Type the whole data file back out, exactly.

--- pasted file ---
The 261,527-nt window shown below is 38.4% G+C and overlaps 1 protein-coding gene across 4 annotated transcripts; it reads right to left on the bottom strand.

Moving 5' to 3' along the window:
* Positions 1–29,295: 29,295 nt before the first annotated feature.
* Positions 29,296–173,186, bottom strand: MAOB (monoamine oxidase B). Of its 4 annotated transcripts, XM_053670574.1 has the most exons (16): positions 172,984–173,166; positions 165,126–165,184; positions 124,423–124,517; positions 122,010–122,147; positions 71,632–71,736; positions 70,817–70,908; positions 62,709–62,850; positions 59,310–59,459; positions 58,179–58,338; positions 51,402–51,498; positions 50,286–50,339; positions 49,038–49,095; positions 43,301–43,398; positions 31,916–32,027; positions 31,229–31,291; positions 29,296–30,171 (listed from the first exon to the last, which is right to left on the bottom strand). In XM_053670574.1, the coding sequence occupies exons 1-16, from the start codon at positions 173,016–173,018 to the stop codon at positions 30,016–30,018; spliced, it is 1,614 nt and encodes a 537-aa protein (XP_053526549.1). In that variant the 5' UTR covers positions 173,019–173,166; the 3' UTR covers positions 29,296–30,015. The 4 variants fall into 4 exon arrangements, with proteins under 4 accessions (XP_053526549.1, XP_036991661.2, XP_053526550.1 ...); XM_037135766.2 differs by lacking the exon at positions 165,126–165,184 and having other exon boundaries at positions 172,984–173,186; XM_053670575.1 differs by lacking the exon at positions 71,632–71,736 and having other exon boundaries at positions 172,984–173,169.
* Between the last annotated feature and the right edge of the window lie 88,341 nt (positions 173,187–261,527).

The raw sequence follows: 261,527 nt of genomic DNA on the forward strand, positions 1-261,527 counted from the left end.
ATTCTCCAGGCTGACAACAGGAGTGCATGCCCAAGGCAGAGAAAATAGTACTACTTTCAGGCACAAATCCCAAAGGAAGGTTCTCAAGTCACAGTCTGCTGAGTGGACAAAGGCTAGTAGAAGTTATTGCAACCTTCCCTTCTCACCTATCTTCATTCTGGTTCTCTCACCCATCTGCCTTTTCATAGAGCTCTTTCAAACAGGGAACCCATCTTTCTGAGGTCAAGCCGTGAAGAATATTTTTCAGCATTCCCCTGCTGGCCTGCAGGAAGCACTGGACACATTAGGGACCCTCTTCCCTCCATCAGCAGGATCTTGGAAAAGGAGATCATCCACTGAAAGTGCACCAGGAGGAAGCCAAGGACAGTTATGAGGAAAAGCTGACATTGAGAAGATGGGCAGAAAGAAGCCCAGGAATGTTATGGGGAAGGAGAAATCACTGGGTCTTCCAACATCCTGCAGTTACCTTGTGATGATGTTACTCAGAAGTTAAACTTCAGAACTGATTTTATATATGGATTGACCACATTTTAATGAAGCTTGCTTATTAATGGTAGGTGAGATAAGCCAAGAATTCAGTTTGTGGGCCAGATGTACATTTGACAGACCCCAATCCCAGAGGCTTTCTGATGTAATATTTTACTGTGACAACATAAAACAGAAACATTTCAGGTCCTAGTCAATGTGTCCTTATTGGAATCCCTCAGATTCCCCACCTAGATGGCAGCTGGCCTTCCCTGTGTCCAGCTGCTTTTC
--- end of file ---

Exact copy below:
The 261,527-nt window shown below is 38.4% G+C and overlaps 1 protein-coding gene across 4 annotated transcripts; it reads right to left on the bottom strand.

Moving 5' to 3' along the window:
* Positions 1–29,295: 29,295 nt before the first annotated feature.
* Positions 29,296–173,186, bottom strand: MAOB (monoamine oxidase B). Of its 4 annotated transcripts, XM_053670574.1 has the most exons (16): positions 172,984–173,166; positions 165,126–165,184; positions 124,423–124,517; positions 122,010–122,147; positions 71,632–71,736; positions 70,817–70,908; positions 62,709–62,850; positions 59,310–59,459; positions 58,179–58,338; positions 51,402–51,498; positions 50,286–50,339; positions 49,038–49,095; positions 43,301–43,398; positions 31,916–32,027; positions 31,229–31,291; positions 29,296–30,171 (listed from the first exon to the last, which is right to left on the bottom strand). In XM_053670574.1, the coding sequence occupies exons 1-16, from the start codon at positions 173,016–173,018 to the stop codon at positions 30,016–30,018; spliced, it is 1,614 nt and encodes a 537-aa protein (XP_053526549.1). In that variant the 5' UTR covers positions 173,019–173,166; the 3' UTR covers positions 29,296–30,015. The 4 variants fall into 4 exon arrangements, with proteins under 4 accessions (XP_053526549.1, XP_036991661.2, XP_053526550.1 ...); XM_037135766.2 differs by lacking the exon at positions 165,126–165,184 and having other exon boundaries at positions 172,984–173,186; XM_053670575.1 differs by lacking the exon at positions 71,632–71,736 and having other exon boundaries at positions 172,984–173,169.
* Between the last annotated feature and the right edge of the window lie 88,341 nt (positions 173,187–261,527).

The raw sequence follows: 261,527 nt of genomic DNA on the forward strand, positions 1-261,527 counted from the left end.
ATTCTCCAGGCTGACAACAGGAGTGCATGCCCAAGGCAGAGAAAATAGTACTACTTTCAGGCACAAATCCCAAAGGAAGGTTCTCAAGTCACAGTCTGCTGAGTGGACAAAGGCTAGTAGAAGTTATTGCAACCTTCCCTTCTCACCTATCTTCATTCTGGTTCTCTCACCCATCTGCCTTTTCATAGAGCTCTTTCAAACAGGGAACCCATCTTTCTGAGGTCAAGCCGTGAAGAATATTTTTCAGCATTCCCCTGCTGGCCTGCAGGAAGCACTGGACACATTAGGGACCCTCTTCCCTCCATCAGCAGGATCTTGGAAAAGGAGATCATCCACTGAAAGTGCACCAGGAGGAAGCCAAGGACAGTTATGAGGAAAAGCTGACATTGAGAAGATGGGCAGAAAGAAGCCCAGGAATGTTATGGGGAAGGAGAAATCACTGGGTCTTCCAACATCCTGCAGTTACCTTGTGATGATGTTACTCAGAAGTTAAACTTCAGAACTGATTTTATATATGGATTGACCACATTTTAATGAAGCTTGCTTATTAATGGTAGGTGAGATAAGCCAAGAATTCAGTTTGTGGGCCAGATGTACATTTGACAGACCCCAATCCCAGAGGCTTTCTGATGTAATATTTTACTGTGACAACATAAAACAGAAACATTTCAGGTCCTAGTCAATGTGTCCTTATTGGAATCCCTCAGATTCCCCACCTAGATGGCAGCTGGCCTTCCCTGTGTCCAGCTGCTTTTC